Battle rages over Israel's plan for industrial zone in unique West Bank landscape

Environmental and anti-occupation activists are campaigning against plans to establish an industrial zone near the settlement town Beitar illit, a project they say threatens traditional agriculture and a world heritage site.

al-monitor Terraced agricultural fields are seen in the Palestinian farming village of Battir, south of Jerusalem, Dec. 12, 2012. Photo by REUTERS/Ammar Awad.

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israeli occupation, development, annexation, west bank, israeli settlements, tradition, agriculture, farmers, heritage, world heritage, unesco, battir

Jun 24, 2020

Peace activists and environmental groups are campaigning against an industrial zone to be established near the West Bank settlement town Beitar Ilit. They say that the project endangers water sources used by local Palestinians for traditional terraced agriculture.

The project was conceived some five years ago. The area is under direct IDF military control and considered diplomatically sensitive. Ultra-Orthodox settlers live there in the vicinity of several Palestinian villages. The plans for the industrial zone place it north of ultra-Orthodox Beitar Ilit and the Palestinian village of Wadi Fukin, and near two other Palestinian villages. And so, authorities were in no hurry to approve the project. It was ultra-Orthodox Interior Minister Aryeh Deri who pushed the plan forward. Anxious to offer the ultra-Orthodox residents of Beitar Ilit job prospects, Deri put the project on the top of his priority list.

But it was not until December 2018 that Prime Minister Benjamin Netanyahu greenlit the plan. Deri had smartly combined the authorization of Beitar Ilit’s industrial zone with the authorization of another West Bank industrial zone Barkan. Netanyahu thus discovered that he could not approve the one without the other. Deri then got the Finance Ministry to allocate millions of shekels to the project, promising that the zone would generate thousands of high-level jobs.

This industrial park, to be established on an area known as the "English Forest," will house industry, tech incubators and IT companies alongside shops, sports facilities and other public spaces including a cemetery.

With Netanyahu’s authorization, plans for the industrial zone were drafted and elaborated. These plans have already been submitted for the usual public inspection procedures, during which anyone can voice an objection. They are expected to be submitted soon to the civil administration planning committee for final approval.

For the mayor of Beitar Ilit, the project is practically a fait accompli, but Israeli and Palestinian activists continue to fight it. They explain that the project is located in West Bank's Area C close to the Green Line, in an area with no separation fence. While authorities say that the industrial park will be constructed on state land, activists claim that some of it belongs to Palestinian villagers.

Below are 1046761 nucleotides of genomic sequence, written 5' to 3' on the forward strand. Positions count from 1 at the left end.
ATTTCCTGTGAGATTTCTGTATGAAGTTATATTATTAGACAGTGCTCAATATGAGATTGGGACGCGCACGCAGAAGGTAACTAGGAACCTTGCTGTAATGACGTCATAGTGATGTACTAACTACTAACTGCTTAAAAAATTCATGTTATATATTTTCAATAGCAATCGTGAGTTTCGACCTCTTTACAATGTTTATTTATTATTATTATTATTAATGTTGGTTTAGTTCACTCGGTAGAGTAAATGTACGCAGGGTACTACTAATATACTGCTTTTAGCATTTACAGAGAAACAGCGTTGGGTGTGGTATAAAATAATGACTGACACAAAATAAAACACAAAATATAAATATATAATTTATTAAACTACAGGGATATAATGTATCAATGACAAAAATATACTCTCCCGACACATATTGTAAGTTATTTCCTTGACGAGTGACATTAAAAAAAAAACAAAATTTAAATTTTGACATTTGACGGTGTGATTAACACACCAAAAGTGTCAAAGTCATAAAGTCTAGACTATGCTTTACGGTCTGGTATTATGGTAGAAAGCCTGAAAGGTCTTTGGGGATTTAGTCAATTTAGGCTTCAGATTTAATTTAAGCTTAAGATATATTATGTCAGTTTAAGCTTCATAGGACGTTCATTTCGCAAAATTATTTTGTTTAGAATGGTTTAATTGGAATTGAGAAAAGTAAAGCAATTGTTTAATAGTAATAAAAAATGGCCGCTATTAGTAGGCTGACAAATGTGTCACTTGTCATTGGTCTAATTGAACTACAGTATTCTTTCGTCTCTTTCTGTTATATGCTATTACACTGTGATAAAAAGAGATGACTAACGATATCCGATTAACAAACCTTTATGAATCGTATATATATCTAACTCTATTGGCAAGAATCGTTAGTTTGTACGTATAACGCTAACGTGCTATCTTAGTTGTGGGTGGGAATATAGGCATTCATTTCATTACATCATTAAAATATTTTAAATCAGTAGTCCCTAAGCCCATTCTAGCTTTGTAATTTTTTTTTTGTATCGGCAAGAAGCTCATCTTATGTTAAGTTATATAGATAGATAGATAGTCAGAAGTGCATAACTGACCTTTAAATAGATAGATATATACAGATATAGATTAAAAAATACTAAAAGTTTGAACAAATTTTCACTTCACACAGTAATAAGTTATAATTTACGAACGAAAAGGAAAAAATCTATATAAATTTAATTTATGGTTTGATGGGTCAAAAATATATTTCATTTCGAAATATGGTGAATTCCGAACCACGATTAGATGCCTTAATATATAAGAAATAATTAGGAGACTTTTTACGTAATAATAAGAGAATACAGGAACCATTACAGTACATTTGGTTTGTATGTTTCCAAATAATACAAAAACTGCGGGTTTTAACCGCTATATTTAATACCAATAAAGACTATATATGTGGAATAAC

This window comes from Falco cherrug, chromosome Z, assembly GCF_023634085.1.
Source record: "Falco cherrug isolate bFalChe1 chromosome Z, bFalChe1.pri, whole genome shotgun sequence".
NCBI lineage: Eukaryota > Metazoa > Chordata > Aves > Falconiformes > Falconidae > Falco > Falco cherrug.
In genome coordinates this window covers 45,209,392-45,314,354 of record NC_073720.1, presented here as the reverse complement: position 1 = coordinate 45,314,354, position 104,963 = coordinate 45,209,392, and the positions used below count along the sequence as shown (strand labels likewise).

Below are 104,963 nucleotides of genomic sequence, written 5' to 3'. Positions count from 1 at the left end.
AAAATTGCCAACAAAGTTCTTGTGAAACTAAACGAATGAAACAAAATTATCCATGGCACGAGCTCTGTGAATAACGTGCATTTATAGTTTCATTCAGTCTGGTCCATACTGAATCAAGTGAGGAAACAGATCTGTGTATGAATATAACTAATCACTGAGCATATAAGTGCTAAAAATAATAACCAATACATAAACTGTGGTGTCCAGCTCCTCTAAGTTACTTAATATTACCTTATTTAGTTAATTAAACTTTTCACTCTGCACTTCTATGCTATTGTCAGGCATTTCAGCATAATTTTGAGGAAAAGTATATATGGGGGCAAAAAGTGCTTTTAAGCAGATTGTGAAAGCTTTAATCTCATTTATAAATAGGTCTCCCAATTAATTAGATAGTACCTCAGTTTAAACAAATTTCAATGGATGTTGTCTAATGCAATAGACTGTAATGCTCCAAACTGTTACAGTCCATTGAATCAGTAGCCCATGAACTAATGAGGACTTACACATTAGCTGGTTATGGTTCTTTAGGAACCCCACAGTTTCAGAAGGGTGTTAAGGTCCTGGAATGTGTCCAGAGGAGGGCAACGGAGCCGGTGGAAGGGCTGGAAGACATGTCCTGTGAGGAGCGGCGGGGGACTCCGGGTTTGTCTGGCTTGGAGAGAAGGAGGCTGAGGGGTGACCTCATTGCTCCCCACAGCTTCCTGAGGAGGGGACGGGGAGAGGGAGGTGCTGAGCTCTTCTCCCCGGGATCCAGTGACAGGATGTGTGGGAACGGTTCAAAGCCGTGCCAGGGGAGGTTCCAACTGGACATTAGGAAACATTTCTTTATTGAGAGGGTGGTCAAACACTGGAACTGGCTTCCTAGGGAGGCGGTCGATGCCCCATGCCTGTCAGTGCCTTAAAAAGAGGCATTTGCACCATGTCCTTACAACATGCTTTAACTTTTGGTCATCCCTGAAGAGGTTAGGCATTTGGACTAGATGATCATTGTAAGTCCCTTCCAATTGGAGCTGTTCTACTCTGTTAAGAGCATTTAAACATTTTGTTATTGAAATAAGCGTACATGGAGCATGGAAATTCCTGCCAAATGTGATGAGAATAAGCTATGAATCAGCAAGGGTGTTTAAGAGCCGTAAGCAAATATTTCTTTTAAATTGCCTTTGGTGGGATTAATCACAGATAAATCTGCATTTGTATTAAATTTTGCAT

But there is more to the problem. The area near Wadi Fukin houses beautiful old terraces for traditional agriculture, used by generations of local Palestinian farmers. The same water sources are used to irrigate the terraces as the ones farmers used hundreds of years ago. The uniqueness of this area has attracted attention in recent years, with UNESCO including the site, Battir, to its World Heritage List.

"The Battir hill landscape comprises a series of farmed valleys, known as 'widian,' with characteristic stone terraces, some of which are irrigated for market garden production, while others are dry and planted with grapevines and olive trees. The development of terrace farming in such a mountainous region is supported by a network of irrigation channels fed by underground sources. A traditional system of distribution is then used to share the water collected through this network between families from the nearby village of Battir," reads UNESCO’s description.

Environmentalists fear that the industrial zone will pollute and even destroy the underground water sources, damaging the site, which dates back to the rule of King Herod. They also fear that the construction and heavy machinery will destroy the ecological corridor that enables the movement of wild animals there on both sides of the green line.

EcoPeace Middle East has been championing the campaign against the project and for the preservation of the terrace landscape of Battir. Its Israeli director Gidon Bromberg told Al-Monitor, "Planning maps clearly show that the industrial estate would indeed cover much of the buffer zone of the World Heritage site as well as touch the core area itself." Sources in UNESCO explained to Al-Monitor that the agency is not yet involved in the campaign, as the industrial zone is planned outside of the specific protected area.

Still, EcoPeace and local Palestinian residents argue that the town of Beitar Illit and the neighboring village of Tzur Hadasah have been advancing construction plans to enlarge the two localities. They say the plans place the aquifers in danger of damage and pollution.

Sources involved in the industrial zone say that steps will be taken to protect the underground water sources, that no chemical plants would be authorized there and that special efforts will be made to minimize damage to the environment. Still, EcoPeace fears that once permission is granted for the bulldozers to start digging, there will be no turning back.

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